Genomics of inherited bone marrow failure and myelodysplasia
Zhang, Michael Yu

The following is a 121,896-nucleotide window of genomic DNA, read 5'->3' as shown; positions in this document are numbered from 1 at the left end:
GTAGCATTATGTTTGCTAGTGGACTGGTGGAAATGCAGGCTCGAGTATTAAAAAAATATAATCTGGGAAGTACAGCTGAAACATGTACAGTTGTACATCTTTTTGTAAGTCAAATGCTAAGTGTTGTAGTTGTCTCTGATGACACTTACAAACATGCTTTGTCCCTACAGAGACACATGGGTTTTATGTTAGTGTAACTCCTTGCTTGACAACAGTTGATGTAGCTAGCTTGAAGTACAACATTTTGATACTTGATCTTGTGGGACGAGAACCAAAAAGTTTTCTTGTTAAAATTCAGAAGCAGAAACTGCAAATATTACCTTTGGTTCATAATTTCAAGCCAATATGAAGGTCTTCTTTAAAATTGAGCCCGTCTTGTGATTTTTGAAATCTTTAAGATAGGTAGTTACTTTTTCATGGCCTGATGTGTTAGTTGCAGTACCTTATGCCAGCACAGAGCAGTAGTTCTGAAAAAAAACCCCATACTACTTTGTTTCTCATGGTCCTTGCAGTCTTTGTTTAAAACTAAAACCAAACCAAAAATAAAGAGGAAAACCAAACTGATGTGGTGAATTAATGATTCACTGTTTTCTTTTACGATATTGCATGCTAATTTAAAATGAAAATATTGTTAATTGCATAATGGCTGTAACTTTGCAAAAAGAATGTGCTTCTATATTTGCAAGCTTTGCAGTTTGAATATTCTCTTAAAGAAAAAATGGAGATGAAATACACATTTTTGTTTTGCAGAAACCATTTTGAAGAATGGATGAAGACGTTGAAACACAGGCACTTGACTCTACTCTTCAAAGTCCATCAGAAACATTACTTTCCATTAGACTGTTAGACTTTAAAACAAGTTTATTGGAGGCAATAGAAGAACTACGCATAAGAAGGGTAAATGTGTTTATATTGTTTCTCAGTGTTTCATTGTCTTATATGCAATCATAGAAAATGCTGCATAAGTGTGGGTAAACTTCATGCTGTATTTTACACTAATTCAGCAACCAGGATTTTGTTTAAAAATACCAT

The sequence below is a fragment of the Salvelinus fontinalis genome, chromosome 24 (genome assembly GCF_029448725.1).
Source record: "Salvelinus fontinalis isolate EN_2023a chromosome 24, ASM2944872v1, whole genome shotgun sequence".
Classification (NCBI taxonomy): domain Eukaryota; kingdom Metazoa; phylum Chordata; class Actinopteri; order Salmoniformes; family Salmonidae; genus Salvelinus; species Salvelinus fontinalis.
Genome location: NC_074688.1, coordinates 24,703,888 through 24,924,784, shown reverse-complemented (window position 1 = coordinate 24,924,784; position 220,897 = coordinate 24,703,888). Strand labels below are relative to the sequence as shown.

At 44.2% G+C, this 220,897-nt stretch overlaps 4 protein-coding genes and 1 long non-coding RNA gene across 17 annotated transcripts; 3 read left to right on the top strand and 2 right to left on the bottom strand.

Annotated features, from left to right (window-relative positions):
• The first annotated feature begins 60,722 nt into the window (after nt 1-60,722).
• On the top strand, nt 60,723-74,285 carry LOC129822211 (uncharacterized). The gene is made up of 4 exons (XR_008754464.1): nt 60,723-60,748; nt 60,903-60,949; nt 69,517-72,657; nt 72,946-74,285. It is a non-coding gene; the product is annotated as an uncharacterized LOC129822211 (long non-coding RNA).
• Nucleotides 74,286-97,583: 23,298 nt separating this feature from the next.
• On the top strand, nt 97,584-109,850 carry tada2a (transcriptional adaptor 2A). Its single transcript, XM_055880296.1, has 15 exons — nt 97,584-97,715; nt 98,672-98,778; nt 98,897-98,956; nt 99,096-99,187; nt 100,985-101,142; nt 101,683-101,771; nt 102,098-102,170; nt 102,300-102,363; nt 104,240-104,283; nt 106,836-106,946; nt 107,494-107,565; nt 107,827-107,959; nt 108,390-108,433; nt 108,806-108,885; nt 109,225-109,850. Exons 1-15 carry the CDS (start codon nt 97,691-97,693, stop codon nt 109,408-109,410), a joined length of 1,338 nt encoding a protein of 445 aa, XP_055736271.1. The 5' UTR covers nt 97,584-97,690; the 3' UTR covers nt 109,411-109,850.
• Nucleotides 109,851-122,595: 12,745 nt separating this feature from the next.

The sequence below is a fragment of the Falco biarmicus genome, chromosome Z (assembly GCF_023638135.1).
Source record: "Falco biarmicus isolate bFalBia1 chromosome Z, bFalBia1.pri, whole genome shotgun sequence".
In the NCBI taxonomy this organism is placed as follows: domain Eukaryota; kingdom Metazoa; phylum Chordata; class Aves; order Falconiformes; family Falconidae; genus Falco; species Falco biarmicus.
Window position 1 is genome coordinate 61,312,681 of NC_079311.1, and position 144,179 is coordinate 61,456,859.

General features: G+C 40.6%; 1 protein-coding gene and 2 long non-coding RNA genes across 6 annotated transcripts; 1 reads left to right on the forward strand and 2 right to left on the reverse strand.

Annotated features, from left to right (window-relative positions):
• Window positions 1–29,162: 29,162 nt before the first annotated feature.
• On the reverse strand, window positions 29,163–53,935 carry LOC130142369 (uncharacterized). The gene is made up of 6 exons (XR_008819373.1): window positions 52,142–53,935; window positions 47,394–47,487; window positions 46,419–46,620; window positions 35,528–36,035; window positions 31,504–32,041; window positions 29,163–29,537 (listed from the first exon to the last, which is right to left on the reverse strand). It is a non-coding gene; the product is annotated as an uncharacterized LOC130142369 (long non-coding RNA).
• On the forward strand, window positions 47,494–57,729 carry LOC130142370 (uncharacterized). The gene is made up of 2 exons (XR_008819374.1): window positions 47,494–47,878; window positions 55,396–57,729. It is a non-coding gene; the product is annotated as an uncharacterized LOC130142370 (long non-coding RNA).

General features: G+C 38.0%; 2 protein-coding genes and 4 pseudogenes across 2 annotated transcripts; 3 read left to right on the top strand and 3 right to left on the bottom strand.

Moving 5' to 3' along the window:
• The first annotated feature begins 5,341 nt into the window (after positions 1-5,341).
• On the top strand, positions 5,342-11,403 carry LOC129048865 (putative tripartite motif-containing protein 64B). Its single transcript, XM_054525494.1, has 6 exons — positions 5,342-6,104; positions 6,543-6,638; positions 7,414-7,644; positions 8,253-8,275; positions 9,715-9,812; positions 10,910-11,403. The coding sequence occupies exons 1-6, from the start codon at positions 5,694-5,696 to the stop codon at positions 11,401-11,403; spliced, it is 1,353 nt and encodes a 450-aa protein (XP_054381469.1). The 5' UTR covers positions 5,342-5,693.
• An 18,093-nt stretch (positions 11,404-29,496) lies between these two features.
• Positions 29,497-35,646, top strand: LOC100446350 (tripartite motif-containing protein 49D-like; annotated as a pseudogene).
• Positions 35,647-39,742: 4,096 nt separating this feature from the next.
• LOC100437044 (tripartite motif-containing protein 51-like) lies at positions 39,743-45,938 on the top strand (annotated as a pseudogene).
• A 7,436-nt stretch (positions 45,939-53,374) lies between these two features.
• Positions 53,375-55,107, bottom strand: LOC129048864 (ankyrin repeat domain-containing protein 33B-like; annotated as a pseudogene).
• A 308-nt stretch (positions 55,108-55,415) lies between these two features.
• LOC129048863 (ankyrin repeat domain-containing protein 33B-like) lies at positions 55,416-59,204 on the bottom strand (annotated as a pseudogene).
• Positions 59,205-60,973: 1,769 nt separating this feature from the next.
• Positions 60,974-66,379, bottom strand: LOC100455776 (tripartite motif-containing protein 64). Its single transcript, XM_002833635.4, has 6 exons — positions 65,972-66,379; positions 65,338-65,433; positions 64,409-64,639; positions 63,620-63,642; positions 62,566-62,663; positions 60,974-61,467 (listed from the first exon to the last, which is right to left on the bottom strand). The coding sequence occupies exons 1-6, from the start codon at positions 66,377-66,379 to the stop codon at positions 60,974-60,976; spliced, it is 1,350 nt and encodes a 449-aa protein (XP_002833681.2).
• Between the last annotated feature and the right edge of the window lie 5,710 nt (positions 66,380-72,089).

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Bone marrow failure and myelodysplastic syndromes (BMF/MDS) are disorders of impaired blood cell production with increased leukemia risk. BMF/MDS may be acquired or inherited, a distinction critical for treatment selection. Currently, diagnosis of these inherited syndromes is based on clinical history, family history, and laboratory studies, which directs the ordering of genetic tests on a gene-by-gene basis. However, despite extensive clinical workup and serial genetic testing, many cases remain unexplained. We sought to define the genetic etiology and pathophysiology of unclassified bone marrow failure and myelodysplastic syndromes. First, to determine the extent to which patients remained undiagnosed due to atypical or cryptic presentations of known inherited BMF/MDS, we developed a massively-parallel, next-generation DNA sequencing assay to simultaneously screen for mutations in 85 BMF/MDS genes. Querying 71 pediatric and adult patients with unclassified BMF/MDS using this assay revealed 8 (11%) patients with constitutional, pathogenic mutations in GATA2, RUNX1, DKC1, or LIG4. All eight patients lacked classic features or laboratory findings for their syndromes. These data suggest that the current clinical practice of directed testing of individual genes failed to diagnose patients with cryptic disease presentations and inform the integration of broad genetic screening into the diagnostic workup of BMF/MDS. In cases where broad screening of known genes failed to identify an inherited cause, we sought to discover new genes responsible for inherited BMF/MDS. We identified kindreds with unclassified disease presenting in multiple family members and sequenced the complete coding regions of their genomes (exome). In a family with low blood counts and malignancy, we discovered a novel germline heterozygous mutation in the transcription factor ETV6 segregating with the disease phenotype. The mutant protein is defective in transcriptional regulation, inhibits wild-type ETV6 in a dominant negative manner, and impairs hematopoiesis when expressed in human hematopoietic stem cells. Together, our studies provide new methodologies and genetic associations to enhance the diagnosis of inherited BMF/MDS.